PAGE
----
I have a lot of weird music on my player. A bunch of it was research into some other time and place. I was riding my bike with my stereo playing and some old geezer was like, “great music!” I think it was Bessie Smith 1920s.
Anyway, I had my headphones on another night and heard a song my dad used to play. Chattanooga Choo Choo. We liked it as kids and had actually visited, numerous times, the Chattanooga station and rode the trolley.
The depth of this music is pretty astounding, and it’s unlikely you will get many or any chances to hear this kind of music live. There are simply too many musicians required. In Los Angeles, when I would see bands that had more than 4 members, I considered them kind of screwed. Because the fewer members, the easier to split small piles of gig money. When I first saw Ska bands with a regular string section, vocalists, percussion and horns, I was like, “this is doomed.” You can’t pay that many people. It’s a really simple concept, but you better make sure your singer is playing an instrument.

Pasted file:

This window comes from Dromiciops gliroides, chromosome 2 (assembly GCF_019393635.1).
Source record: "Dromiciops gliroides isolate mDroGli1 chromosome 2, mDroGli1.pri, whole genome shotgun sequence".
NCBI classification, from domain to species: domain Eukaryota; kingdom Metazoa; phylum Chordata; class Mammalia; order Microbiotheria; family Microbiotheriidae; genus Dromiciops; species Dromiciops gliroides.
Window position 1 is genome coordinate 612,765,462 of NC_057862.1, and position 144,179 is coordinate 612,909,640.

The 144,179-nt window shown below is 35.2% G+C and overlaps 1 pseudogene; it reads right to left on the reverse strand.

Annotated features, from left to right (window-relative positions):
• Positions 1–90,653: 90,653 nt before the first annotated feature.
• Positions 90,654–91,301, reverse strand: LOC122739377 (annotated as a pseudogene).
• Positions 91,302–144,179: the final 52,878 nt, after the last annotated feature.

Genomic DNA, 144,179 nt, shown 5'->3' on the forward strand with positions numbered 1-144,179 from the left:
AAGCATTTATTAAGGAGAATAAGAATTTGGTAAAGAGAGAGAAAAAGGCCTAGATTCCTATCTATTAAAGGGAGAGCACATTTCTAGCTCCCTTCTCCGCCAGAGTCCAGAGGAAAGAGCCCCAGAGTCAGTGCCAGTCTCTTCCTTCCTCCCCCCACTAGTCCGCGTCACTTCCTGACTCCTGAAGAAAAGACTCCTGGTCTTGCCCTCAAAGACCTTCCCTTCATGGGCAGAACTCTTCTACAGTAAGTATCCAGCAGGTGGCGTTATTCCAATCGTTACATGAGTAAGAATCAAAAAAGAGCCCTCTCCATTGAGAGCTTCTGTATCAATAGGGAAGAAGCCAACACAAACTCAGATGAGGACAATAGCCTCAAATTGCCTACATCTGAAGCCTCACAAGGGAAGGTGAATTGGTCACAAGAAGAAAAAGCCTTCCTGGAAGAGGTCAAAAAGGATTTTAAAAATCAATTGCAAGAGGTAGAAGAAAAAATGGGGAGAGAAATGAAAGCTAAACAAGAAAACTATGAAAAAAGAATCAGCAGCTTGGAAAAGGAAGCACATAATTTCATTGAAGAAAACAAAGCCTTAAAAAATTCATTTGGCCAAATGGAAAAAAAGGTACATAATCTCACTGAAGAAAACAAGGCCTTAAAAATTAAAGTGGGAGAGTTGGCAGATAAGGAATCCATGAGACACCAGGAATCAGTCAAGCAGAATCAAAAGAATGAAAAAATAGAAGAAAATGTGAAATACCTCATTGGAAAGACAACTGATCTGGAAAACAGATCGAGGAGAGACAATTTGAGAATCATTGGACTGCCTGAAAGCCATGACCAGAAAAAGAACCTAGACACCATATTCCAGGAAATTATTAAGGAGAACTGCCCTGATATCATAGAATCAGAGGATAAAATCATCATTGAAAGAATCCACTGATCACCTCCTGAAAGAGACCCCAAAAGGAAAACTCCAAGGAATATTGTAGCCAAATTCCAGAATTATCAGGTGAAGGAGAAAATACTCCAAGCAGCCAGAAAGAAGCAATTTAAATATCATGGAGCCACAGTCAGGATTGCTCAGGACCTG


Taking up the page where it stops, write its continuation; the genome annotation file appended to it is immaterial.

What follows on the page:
If you read or watch movies about the Big Band era, you’ll hear them talk about the band leaders. Those were the rock stars of that era. We love heroes and idols. Whether it’s composers like Mozart or band leaders like Glen Miller.
But here is the song I was listening to and with headphones on, I just stopped walking. I was amazed how many different instruments and vocalists and whatever they employed. Imagine how much money you have to make to keep all those people employed.